Kim will continue to take appointments, as the nature of her work is healing for her as much as it is for you. Plus, it equips her with a grounding routine and a place to get outside of her head. She is still figuring out her schedule and it may need to change. Please be understanding and flexible if your appointment needs to be rescheduled on short notice- you will not be penalized. 

This blog was republished with permission from Kim’s personal blog, where you can follow her journey.

The Link Between Diet and Mental Health

What we eat doesn’t just impact our physical health, it can also impact our mental health and overall wellbeing. Think about our body as a working machine – all parts are related! The fuel for this machine, or our body, comes from the foods that we eat and what’s IN the fuel, ie the quality, can make all the difference. Read on to learn how food impacts our mental health and mood.


How are diet and mental health linked

While the relationship between diet and mental health is complex, it’s well known, (and studies have shown,) that they are closely connected. The connection between diet and mental health stems from the link between our gut and brain. This link is called the gut-brain axis. Don’t worry, we won’t go too sciencey about this, but we’ll give you the gist!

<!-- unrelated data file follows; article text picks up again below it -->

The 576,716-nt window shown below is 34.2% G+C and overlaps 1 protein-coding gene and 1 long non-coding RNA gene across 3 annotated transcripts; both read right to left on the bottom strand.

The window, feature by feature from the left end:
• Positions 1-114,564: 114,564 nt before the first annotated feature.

Your gut is filled with billions of bacteria that impact the production of chemical substances that are constantly carrying messages back and forth from the gut to the brain. Having a healthy and nourishing diet promotes the production of “good” bacteria. This good bacteria has a positive influence on these chemicals. A poor-quality diet can increase inflammation which hinders production of the good chemicals.


Think about it this way: a good-quality diet equals good communication within your brain and therefore your emotions can articulate it. When the communication goes awry, emotions and mood can be negatively impacted. It all comes down to the communication. 


So how does this affect mental health?

When we eat a poor-quality diet, such as a diet filled with empty-calorie foods, high-sugar desserts, and lots of refined carbs, we’re more likely to have greater mood fluctuations. This can increase our likelihood of developing or increase our periods of depression and anxiety. Eating these foods has also been shown to lead to a poor outlook and increased negative thoughts.


The quality of the food that we eat also impacts our concentration and productivity. Both of these can have a long-term effect on our mental health.


So, what should you be eating?

We’ve mentioned that foods that are filled with empty calories and high in sugar and refined carbohydrates should be limited, but what about foods that we can eat MORE of? 


Whole Foods